A Reflection of the Impacts of Pandemic on the Utility of Motivation Theories

By Dr Goh Seh Kai

23 Oct 2020

We know motivation theories are useful to managers, and the ability to apply them to motivate workers is crucial to managers as well. During the current pandemic, I will like to reflect on how the pandemic has impacted the utility of motivation theories. Let us take a look at the concept of motivation and then followed by the impacts of the pandemic on the utility of motivation theories.

Concept of Motivation

If a worker is motivated, he/she is anxious and energetic in driving himself/herself towards work accomplishment. The cause of his/her motivation is due to human beings have needs which must be satisfied. We could motivate people if we know their current needs and strategize to satisfy them. For example, if workers are hungry now, managers can motivate them by allowing them to consume food on the condition that they must complete their task. Workers will be encouraged to complete their job fast so that that they can consume food for satisfying their needs. If workers are aspired to pursue a part-time degree study, then managers can motivate them by sponsoring their course fee instead of giving them monetary rewards. Hence, striving to meet the wrong needs of workers will not motivate them. Traditionally, managers could apply these motivation theories, such as Maslow’s Hierarchy of Needs Theory, Theory X and Theory Y, Goal-Setting Theory of Motivation and so forth to encourage their subordinates. As a consequence of the pandemic, it is worth reflecting on how it has impacted the utility of these theories.

The Impacts of Pandemic on the Utility of Motivation Theories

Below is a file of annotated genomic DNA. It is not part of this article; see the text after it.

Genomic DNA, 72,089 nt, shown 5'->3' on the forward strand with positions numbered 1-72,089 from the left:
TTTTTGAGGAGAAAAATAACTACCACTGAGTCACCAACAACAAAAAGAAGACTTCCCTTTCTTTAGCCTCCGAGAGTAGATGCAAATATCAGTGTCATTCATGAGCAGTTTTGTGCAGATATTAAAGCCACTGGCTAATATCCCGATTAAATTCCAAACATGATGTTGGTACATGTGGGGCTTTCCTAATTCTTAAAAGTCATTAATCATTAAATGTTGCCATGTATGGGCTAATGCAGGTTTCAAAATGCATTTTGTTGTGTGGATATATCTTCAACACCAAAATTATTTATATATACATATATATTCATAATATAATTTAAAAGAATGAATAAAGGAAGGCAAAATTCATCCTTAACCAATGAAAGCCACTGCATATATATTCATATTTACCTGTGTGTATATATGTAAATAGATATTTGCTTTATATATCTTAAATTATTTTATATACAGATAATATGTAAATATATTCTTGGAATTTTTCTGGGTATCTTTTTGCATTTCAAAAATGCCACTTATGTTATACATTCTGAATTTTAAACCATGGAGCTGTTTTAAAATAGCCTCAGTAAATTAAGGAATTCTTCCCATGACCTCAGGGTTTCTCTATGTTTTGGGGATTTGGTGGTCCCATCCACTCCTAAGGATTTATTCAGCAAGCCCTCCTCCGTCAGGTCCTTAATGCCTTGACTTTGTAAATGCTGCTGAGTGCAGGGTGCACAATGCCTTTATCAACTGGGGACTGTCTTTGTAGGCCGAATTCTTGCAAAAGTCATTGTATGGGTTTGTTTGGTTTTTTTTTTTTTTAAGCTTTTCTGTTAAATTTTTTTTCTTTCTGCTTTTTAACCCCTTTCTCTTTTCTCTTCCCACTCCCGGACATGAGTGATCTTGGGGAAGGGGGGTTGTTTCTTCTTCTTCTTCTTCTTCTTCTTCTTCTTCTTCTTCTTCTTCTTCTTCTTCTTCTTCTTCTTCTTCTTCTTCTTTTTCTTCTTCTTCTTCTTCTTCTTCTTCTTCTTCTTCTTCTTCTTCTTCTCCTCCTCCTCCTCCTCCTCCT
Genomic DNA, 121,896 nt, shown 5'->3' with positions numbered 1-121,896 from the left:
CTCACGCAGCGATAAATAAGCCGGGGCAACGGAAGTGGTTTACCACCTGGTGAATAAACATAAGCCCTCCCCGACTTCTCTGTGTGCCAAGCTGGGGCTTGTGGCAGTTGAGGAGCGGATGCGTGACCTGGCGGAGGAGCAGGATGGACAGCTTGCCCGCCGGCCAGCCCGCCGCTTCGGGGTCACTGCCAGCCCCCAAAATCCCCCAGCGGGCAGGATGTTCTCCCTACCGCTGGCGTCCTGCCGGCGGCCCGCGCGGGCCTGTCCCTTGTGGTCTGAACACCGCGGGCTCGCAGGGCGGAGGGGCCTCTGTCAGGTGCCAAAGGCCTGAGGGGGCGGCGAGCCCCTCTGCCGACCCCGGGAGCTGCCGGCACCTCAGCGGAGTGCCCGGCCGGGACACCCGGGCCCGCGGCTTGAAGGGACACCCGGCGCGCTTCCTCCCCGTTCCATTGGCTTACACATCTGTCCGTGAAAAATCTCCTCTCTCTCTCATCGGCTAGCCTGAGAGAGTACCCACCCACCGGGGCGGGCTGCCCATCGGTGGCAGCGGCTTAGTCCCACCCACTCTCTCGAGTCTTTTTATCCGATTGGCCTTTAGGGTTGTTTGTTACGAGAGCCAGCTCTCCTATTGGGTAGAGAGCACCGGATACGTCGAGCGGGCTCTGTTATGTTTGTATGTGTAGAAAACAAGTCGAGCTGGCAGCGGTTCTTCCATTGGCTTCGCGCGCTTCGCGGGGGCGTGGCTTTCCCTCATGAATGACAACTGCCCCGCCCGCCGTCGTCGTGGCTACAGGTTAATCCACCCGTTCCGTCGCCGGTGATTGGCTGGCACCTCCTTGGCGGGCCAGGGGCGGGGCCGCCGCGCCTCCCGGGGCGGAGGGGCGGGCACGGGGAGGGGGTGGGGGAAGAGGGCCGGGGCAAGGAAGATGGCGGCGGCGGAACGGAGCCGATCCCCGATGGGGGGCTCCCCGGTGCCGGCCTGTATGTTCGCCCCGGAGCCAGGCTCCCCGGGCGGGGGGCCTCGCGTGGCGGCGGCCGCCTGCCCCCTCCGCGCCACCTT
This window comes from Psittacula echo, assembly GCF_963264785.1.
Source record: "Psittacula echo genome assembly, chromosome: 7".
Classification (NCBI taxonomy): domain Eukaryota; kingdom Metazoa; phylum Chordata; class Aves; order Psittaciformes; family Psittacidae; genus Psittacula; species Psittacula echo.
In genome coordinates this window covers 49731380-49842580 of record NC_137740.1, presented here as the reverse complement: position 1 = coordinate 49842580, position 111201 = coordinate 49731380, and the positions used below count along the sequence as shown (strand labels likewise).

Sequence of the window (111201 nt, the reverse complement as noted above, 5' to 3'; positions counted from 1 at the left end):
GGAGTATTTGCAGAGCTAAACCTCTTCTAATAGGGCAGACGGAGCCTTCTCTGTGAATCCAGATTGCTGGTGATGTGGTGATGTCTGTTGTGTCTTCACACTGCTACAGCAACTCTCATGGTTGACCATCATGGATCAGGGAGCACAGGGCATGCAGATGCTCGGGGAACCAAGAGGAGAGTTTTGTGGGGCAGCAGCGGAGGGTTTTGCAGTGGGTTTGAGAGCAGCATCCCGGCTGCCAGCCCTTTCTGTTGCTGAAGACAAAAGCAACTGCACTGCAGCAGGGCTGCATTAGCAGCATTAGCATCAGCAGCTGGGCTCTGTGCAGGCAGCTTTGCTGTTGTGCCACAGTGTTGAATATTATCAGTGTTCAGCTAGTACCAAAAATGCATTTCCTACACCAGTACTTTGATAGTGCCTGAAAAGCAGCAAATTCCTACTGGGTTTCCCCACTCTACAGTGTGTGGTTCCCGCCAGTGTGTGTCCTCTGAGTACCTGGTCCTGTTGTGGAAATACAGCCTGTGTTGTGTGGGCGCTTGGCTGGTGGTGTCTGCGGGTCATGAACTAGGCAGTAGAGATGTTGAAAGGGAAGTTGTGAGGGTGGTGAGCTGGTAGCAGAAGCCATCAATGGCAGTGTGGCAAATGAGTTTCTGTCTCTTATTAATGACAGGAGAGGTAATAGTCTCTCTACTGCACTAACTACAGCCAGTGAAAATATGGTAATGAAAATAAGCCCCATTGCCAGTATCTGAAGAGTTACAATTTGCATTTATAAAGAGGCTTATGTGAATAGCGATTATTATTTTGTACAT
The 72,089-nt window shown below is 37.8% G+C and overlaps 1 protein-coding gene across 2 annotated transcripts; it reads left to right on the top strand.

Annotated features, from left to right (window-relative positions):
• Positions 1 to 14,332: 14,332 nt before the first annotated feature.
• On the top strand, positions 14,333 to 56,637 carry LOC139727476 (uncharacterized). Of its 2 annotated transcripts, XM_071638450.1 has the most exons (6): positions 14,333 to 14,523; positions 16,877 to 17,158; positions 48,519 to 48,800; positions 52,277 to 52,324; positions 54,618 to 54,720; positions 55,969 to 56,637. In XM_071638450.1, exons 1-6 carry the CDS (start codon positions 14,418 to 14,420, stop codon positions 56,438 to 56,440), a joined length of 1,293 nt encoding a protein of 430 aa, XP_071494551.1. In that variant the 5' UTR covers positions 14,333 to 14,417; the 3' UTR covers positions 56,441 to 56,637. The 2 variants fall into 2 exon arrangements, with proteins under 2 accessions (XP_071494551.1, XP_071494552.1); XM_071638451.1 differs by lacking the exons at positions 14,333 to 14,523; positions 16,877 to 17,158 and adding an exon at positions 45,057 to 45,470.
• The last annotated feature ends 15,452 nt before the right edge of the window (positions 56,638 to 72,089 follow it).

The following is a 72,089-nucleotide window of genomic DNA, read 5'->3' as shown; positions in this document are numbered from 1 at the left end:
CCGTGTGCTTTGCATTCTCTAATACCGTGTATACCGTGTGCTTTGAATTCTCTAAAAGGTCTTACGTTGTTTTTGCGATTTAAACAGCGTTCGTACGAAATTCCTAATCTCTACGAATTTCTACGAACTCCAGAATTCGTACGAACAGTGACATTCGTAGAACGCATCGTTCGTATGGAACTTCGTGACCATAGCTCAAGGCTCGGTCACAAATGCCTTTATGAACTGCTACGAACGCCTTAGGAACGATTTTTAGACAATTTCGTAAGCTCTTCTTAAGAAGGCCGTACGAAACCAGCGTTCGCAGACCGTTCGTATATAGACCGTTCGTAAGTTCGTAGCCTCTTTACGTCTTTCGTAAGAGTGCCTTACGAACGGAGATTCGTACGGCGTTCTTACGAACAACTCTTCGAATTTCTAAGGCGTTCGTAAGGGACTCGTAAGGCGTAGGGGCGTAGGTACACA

Order of Needs: according to Maslow’s hierarchy of needs theory, every human being has a hierarchy of five needs from the low-level to high-level, namely physiological needs, safety needs, belongingness needs, esteem needs and self-actualization needs. Each lower level of needs has to be satisfied before we could fulfil the next higher level of needs. The implication of this theory to managers is that they have to understand the current status of their workers’ needs before they can strategize how to motivate them. According to the theory, workers will need to satisfy their physiological needs and then followed by the safety needs, belongingness needs, esteem needs and self-actualization needs. However, in the present pandemic, most workers are worried about jobs security and health safety. Hence, safety needs are higher than the belongingness needs, esteem needs and self-actualization needs and become the most important in the hierarchy. The hierarchical order of the needs as advocated by Maslow’s theory has changed as a result of the pandemic since most people may have already satisfied their belongingness needs, esteem needs and even self-actualization needs. This phenomenon implies that the theory is generally valid but depend on the context.